The research on gamma-ray bursts (GRBs) has been carried out for over fifty years, but we are still unable to reveal all of their mysteries, such as the central engine, the properties of the relativistic outflow and the radiation mechanisms of prompt emission. The era of gravitational wave astronomy offers us a great chance to make breakthroughs on the relevant fields.
By with WANG Yuanzhu
Fig. Rescaled PDFs of , constrained from the outflow energy of GW170817 based on the BZ mechanism. Left: in the case of Gaussian structure; right: in the case of jet+cocoon structure. The vertical dashed lines are the symmetric 90% credible intervals. The results derived from different simulation groups are marked with the same colors as in Figure 3.
Recently, a research team from Purple Mountain Observatory studied on GRB 170817A which followed the only known BNS coalescence to date. They used the information from the GW measurement to constrain the accretion disk mass of the central remnant, and found that under the general assumptions, the magnetic process is favored rather than the neutrino process to explain the energy extraction on the central engine of the GRB's relativistic outflow. They proposed a new way to use GRB observations to constrain the combined tidal parameter of the progenitor neutron stars, and the tidal parameter are constrained within 309-954 for this event. A stronger constraint can be made by combining their result with the GW measured tidal parameter distribution.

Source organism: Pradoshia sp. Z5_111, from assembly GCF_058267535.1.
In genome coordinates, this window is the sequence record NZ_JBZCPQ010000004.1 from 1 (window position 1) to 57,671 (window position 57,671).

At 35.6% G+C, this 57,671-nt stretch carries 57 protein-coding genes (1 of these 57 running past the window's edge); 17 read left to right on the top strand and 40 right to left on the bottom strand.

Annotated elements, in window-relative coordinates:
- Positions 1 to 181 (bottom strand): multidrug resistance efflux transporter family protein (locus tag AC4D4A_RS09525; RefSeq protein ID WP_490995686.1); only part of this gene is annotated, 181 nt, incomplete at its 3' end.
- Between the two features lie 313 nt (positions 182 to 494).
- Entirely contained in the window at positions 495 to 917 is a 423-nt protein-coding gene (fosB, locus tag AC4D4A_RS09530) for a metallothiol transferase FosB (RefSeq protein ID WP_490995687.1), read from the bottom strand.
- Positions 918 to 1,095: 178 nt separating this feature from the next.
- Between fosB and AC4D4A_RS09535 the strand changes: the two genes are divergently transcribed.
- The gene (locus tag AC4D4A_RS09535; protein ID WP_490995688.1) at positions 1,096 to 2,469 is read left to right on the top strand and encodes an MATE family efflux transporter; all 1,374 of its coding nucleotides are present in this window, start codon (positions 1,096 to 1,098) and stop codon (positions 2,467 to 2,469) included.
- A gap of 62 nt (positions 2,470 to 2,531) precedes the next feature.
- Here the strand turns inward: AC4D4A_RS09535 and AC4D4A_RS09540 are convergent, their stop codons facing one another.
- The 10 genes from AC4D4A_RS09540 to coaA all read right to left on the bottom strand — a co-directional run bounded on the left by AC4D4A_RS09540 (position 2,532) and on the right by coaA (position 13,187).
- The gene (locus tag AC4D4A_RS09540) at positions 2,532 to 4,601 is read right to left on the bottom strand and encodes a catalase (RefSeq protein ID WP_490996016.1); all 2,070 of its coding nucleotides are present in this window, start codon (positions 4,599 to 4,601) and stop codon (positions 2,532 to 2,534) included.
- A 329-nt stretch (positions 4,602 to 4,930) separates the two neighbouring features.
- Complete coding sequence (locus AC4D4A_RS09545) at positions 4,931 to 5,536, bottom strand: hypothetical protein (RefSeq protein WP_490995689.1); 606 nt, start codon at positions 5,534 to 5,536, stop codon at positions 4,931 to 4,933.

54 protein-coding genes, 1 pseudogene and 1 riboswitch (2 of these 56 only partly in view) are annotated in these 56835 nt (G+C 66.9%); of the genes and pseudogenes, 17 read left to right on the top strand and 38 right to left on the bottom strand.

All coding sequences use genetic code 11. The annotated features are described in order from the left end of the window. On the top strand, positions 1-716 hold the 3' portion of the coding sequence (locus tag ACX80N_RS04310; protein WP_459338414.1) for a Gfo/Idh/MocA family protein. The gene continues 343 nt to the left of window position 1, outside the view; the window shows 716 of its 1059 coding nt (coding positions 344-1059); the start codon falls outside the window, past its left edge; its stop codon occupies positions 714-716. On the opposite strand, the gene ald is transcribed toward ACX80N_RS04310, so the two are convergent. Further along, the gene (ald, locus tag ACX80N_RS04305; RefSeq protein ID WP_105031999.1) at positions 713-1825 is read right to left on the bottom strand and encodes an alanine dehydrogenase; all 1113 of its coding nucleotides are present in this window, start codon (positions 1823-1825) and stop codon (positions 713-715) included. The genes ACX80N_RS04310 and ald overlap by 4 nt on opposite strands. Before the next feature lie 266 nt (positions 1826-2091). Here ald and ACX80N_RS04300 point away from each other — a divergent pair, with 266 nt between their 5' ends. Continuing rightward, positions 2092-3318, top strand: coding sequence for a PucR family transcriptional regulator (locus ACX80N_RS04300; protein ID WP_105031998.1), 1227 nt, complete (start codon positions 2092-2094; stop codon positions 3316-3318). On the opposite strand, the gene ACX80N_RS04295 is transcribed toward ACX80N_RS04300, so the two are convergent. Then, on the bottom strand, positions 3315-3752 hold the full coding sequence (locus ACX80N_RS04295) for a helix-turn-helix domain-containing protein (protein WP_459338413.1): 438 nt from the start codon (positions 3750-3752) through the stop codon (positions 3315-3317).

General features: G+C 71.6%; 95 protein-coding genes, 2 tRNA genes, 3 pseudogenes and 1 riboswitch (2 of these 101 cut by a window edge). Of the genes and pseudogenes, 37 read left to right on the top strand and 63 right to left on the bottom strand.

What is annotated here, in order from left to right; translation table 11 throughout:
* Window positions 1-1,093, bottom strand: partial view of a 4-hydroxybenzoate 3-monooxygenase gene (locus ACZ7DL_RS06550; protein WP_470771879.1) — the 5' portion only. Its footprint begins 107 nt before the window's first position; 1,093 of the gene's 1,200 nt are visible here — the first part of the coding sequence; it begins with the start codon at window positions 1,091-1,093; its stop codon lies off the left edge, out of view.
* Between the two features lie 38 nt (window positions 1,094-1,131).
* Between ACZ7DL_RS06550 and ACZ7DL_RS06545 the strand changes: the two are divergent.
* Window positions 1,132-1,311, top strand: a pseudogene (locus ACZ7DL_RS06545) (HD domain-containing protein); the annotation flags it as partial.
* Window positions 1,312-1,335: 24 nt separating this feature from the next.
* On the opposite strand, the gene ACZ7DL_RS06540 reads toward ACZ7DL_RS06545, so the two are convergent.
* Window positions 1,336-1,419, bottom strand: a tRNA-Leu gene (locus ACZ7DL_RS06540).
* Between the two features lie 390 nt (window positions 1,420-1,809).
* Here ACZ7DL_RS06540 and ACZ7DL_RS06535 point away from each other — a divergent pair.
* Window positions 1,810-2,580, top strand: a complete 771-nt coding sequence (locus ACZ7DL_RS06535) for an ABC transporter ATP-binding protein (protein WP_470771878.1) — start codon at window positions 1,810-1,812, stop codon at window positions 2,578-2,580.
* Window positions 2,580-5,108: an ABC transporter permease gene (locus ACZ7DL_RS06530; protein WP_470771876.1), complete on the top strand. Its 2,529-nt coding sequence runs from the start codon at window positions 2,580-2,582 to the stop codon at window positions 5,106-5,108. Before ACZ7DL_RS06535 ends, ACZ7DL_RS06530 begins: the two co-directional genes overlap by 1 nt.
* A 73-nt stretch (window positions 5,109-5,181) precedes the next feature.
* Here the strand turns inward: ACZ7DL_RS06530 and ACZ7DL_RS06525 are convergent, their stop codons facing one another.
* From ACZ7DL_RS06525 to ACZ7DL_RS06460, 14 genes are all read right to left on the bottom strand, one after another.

The research has built a bridge connecting the GW signals and the afterwards EM emissions, making similar analyses on future events are critical to understand the unified picture of NS mergers. The work is published on the Astrophysical Journal, and for more details please see: https://iopscience.iop.org/article/10.3847/1538-4357/ab1914